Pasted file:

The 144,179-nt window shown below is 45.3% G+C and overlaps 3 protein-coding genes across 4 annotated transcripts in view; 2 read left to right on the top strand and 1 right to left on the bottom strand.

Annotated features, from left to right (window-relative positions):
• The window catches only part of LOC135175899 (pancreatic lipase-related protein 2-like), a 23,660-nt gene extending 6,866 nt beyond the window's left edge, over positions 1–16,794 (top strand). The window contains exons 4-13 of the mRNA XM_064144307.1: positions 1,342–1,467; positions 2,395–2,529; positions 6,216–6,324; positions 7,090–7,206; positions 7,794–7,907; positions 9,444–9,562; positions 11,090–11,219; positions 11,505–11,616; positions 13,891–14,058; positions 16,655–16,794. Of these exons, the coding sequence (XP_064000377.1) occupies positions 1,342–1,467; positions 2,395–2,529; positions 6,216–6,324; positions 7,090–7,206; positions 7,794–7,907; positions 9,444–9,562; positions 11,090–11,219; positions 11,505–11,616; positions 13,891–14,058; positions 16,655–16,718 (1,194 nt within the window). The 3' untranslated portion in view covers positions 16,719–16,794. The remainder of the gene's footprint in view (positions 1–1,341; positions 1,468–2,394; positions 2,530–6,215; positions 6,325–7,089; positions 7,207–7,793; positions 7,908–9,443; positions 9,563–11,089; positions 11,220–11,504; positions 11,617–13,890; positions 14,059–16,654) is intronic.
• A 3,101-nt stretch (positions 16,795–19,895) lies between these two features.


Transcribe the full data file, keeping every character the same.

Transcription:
The 144,179-nt window shown below is 45.3% G+C and overlaps 3 protein-coding genes across 4 annotated transcripts in view; 2 read left to right on the top strand and 1 right to left on the bottom strand.

Annotated features, from left to right (window-relative positions):
• The window catches only part of LOC135175899 (pancreatic lipase-related protein 2-like), a 23,660-nt gene extending 6,866 nt beyond the window's left edge, over positions 1–16,794 (top strand). The window contains exons 4-13 of the mRNA XM_064144307.1: positions 1,342–1,467; positions 2,395–2,529; positions 6,216–6,324; positions 7,090–7,206; positions 7,794–7,907; positions 9,444–9,562; positions 11,090–11,219; positions 11,505–11,616; positions 13,891–14,058; positions 16,655–16,794. Of these exons, the coding sequence (XP_064000377.1) occupies positions 1,342–1,467; positions 2,395–2,529; positions 6,216–6,324; positions 7,090–7,206; positions 7,794–7,907; positions 9,444–9,562; positions 11,090–11,219; positions 11,505–11,616; positions 13,891–14,058; positions 16,655–16,718 (1,194 nt within the window). The 3' untranslated portion in view covers positions 16,719–16,794. The remainder of the gene's footprint in view (positions 1–1,341; positions 1,468–2,394; positions 2,530–6,215; positions 6,325–7,089; positions 7,207–7,793; positions 7,908–9,443; positions 9,563–11,089; positions 11,220–11,504; positions 11,617–13,890; positions 14,059–16,654) is intronic.
• A 3,101-nt stretch (positions 16,795–19,895) lies between these two features.